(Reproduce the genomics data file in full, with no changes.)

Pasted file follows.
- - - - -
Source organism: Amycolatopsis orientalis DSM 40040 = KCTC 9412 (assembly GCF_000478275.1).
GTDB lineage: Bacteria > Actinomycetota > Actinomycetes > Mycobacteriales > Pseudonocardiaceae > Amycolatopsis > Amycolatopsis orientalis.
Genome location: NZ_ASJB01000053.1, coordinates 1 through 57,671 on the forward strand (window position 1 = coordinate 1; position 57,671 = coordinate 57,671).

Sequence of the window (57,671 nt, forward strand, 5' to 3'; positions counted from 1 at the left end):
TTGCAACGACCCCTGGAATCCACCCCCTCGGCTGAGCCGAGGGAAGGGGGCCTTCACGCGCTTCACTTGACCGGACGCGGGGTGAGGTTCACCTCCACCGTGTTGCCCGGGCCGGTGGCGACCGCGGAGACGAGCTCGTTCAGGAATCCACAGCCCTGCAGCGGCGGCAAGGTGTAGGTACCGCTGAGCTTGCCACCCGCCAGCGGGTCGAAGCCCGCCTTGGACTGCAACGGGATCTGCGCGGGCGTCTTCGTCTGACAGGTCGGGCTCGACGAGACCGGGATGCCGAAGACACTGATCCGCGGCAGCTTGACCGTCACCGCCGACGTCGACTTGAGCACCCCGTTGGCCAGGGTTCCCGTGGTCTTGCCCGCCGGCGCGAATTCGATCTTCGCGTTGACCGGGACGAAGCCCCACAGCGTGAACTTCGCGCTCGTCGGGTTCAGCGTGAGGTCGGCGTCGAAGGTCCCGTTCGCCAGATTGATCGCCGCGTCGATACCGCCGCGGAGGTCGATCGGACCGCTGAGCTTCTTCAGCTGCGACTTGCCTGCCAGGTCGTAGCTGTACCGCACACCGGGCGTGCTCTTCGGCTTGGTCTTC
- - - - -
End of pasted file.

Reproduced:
Source organism: Amycolatopsis orientalis DSM 40040 = KCTC 9412 (assembly GCF_000478275.1).
GTDB lineage: Bacteria > Actinomycetota > Actinomycetes > Mycobacteriales > Pseudonocardiaceae > Amycolatopsis > Amycolatopsis orientalis.
Genome location: NZ_ASJB01000053.1, coordinates 1 through 57,671 on the forward strand (window position 1 = coordinate 1; position 57,671 = coordinate 57,671).

Sequence of the window (57,671 nt, forward strand, 5' to 3'; positions counted from 1 at the left end):
TTGCAACGACCCCTGGAATCCACCCCCTCGGCTGAGCCGAGGGAAGGGGGCCTTCACGCGCTTCACTTGACCGGACGCGGGGTGAGGTTCACCTCCACCGTGTTGCCCGGGCCGGTGGCGACCGCGGAGACGAGCTCGTTCAGGAATCCACAGCCCTGCAGCGGCGGCAAGGTGTAGGTACCGCTGAGCTTGCCACCCGCCAGCGGGTCGAAGCCCGCCTTGGACTGCAACGGGATCTGCGCGGGCGTCTTCGTCTGACAGGTCGGGCTCGACGAGACCGGGATGCCGAAGACACTGATCCGCGGCAGCTTGACCGTCACCGCCGACGTCGACTTGAGCACCCCGTTGGCCAGGGTTCCCGTGGTCTTGCCCGCCGGCGCGAATTCGATCTTCGCGTTGACCGGGACGAAGCCCCACAGCGTGAACTTCGCGCTCGTCGGGTTCAGCGTGAGGTCGGCGTCGAAGGTCCCGTTCGCCAGATTGATCGCCGCGTCGATACCGCCGCGGAGGTCGATCGGACCGCTGAGCTTCTTCAGCTGCGACTTGCCTGCCAGGTCGTAGCTGTACCGCACACCGGGCGTGCTCTTCGGCTTGGTCTTC